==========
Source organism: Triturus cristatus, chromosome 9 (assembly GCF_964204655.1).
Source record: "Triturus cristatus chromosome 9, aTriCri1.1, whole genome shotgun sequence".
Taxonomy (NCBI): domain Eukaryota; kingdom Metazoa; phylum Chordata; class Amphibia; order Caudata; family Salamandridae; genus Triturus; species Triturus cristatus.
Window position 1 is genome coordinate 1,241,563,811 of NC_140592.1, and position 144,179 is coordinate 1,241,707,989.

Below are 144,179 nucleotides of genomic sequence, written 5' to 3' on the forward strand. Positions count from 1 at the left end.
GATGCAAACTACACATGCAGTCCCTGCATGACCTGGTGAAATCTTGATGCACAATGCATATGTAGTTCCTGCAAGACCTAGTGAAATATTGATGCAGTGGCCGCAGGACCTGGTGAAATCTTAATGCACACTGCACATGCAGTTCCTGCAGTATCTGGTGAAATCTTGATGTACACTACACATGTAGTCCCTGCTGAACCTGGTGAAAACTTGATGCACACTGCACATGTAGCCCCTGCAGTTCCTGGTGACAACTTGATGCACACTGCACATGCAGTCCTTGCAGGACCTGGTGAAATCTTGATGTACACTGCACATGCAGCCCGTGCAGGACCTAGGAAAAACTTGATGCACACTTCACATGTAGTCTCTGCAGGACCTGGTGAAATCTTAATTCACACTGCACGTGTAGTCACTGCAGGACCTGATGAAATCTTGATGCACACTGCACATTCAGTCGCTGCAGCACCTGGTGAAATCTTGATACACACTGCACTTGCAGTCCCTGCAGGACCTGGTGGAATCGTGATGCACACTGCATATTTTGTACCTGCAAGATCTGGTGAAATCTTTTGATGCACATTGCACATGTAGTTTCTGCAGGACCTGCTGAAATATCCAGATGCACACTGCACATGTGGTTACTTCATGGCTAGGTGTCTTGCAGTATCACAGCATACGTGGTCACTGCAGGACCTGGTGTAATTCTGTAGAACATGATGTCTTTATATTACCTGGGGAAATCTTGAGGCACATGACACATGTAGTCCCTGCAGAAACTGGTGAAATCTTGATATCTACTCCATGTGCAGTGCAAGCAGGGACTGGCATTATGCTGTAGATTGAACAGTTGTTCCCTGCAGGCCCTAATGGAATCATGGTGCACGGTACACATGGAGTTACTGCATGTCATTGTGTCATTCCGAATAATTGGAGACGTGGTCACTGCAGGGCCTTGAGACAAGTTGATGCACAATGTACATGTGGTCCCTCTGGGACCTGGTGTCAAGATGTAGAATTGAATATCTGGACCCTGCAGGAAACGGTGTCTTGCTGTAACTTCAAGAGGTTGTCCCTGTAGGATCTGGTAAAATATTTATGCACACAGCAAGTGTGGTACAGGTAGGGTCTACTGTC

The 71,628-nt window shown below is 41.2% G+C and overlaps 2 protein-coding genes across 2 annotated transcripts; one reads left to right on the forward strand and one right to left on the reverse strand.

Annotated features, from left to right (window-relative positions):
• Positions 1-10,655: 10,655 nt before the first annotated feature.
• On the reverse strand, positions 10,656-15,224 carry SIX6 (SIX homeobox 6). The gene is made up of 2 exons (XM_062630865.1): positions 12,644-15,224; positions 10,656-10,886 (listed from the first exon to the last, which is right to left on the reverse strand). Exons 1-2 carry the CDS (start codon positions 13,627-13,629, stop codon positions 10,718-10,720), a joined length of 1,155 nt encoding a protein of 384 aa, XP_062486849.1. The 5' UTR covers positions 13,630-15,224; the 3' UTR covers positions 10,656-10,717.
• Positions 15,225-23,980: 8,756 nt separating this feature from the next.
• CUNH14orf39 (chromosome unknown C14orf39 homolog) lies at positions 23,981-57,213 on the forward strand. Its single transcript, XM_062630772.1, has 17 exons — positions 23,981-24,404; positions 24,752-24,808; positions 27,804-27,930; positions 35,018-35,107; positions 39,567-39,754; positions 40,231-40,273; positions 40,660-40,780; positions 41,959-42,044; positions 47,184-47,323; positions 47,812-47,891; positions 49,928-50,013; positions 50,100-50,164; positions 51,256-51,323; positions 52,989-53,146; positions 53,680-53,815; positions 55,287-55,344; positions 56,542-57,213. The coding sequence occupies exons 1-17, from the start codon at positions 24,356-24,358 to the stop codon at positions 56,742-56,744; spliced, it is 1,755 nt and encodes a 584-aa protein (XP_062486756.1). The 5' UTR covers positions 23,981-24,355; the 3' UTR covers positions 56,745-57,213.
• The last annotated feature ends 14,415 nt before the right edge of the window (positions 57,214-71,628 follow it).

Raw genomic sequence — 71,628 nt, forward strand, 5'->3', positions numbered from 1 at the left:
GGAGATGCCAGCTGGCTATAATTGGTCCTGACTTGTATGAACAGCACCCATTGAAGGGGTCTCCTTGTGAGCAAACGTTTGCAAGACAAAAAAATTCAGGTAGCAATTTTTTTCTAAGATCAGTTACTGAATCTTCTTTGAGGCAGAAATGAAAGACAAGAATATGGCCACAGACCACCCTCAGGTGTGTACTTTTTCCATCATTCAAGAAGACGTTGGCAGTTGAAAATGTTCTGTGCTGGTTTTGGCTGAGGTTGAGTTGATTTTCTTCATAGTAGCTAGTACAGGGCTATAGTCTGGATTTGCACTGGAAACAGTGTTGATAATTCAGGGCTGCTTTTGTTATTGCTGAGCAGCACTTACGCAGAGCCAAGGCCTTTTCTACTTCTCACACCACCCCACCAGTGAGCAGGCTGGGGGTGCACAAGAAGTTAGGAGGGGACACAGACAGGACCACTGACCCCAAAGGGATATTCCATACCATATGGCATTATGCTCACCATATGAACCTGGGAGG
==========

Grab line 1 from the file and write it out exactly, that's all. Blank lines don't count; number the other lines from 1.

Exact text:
Source organism: Triturus cristatus, chromosome 9 (assembly GCF_964204655.1).